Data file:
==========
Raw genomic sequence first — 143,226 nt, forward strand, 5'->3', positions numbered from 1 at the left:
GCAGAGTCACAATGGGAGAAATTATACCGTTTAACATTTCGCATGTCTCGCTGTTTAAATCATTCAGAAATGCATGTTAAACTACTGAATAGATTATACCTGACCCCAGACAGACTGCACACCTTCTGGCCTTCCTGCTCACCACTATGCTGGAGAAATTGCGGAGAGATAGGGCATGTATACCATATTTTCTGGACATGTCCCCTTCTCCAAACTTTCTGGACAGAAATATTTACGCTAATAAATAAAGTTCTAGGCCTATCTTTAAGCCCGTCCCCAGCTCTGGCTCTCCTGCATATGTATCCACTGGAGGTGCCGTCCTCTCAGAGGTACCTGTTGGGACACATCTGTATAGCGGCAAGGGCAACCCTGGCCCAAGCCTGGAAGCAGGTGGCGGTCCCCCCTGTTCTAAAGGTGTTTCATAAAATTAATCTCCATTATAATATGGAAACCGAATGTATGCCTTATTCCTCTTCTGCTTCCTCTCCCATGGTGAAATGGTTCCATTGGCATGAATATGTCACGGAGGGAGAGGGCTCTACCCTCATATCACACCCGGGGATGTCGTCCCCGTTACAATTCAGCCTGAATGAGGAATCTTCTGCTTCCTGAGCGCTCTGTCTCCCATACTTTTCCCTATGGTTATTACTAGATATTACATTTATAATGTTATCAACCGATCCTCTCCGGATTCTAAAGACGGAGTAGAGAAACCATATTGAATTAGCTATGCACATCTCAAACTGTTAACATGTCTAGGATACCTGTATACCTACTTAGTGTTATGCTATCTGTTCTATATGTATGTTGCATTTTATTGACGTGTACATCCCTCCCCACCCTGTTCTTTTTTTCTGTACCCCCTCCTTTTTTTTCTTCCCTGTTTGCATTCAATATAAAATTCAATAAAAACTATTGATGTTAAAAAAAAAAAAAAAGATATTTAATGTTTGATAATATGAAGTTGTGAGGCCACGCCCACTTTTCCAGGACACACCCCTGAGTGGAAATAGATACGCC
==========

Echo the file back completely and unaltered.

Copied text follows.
Raw genomic sequence first — 143,226 nt, forward strand, 5'->3', positions numbered from 1 at the left:
GCAGAGTCACAATGGGAGAAATTATACCGTTTAACATTTCGCATGTCTCGCTGTTTAAATCATTCAGAAATGCATGTTAAACTACTGAATAGATTATACCTGACCCCAGACAGACTGCACACCTTCTGGCCTTCCTGCTCACCACTATGCTGGAGAAATTGCGGAGAGATAGGGCATGTATACCATATTTTCTGGACATGTCCCCTTCTCCAAACTTTCTGGACAGAAATATTTACGCTAATAAATAAAGTTCTAGGCCTATCTTTAAGCCCGTCCCCAGCTCTGGCTCTCCTGCATATGTATCCACTGGAGGTGCCGTCCTCTCAGAGGTACCTGTTGGGACACATCTGTATAGCGGCAAGGGCAACCCTGGCCCAAGCCTGGAAGCAGGTGGCGGTCCCCCCTGTTCTAAAGGTGTTTCATAAAATTAATCTCCATTATAATATGGAAACCGAATGTATGCCTTATTCCTCTTCTGCTTCCTCTCCCATGGTGAAATGGTTCCATTGGCATGAATATGTCACGGAGGGAGAGGGCTCTACCCTCATATCACACCCGGGGATGTCGTCCCCGTTACAATTCAGCCTGAATGAGGAATCTTCTGCTTCCTGAGCGCTCTGTCTCCCATACTTTTCCCTATGGTTATTACTAGATATTACATTTATAATGTTATCAACCGATCCTCTCCGGATTCTAAAGACGGAGTAGAGAAACCATATTGAATTAGCTATGCACATCTCAAACTGTTAACATGTCTAGGATACCTGTATACCTACTTAGTGTTATGCTATCTGTTCTATATGTATGTTGCATTTTATTGACGTGTACATCCCTCCCCACCCTGTTCTTTTTTTCTGTACCCCCTCCTTTTTTTTCTTCCCTGTTTGCATTCAATATAAAATTCAATAAAAACTATTGATGTTAAAAAAAAAAAAAAAGATATTTAATGTTTGATAATATGAAGTTGTGAGGCCACGCCCACTTTTCCAGGACACACCCCTGAGTGGAAATAGATACGCC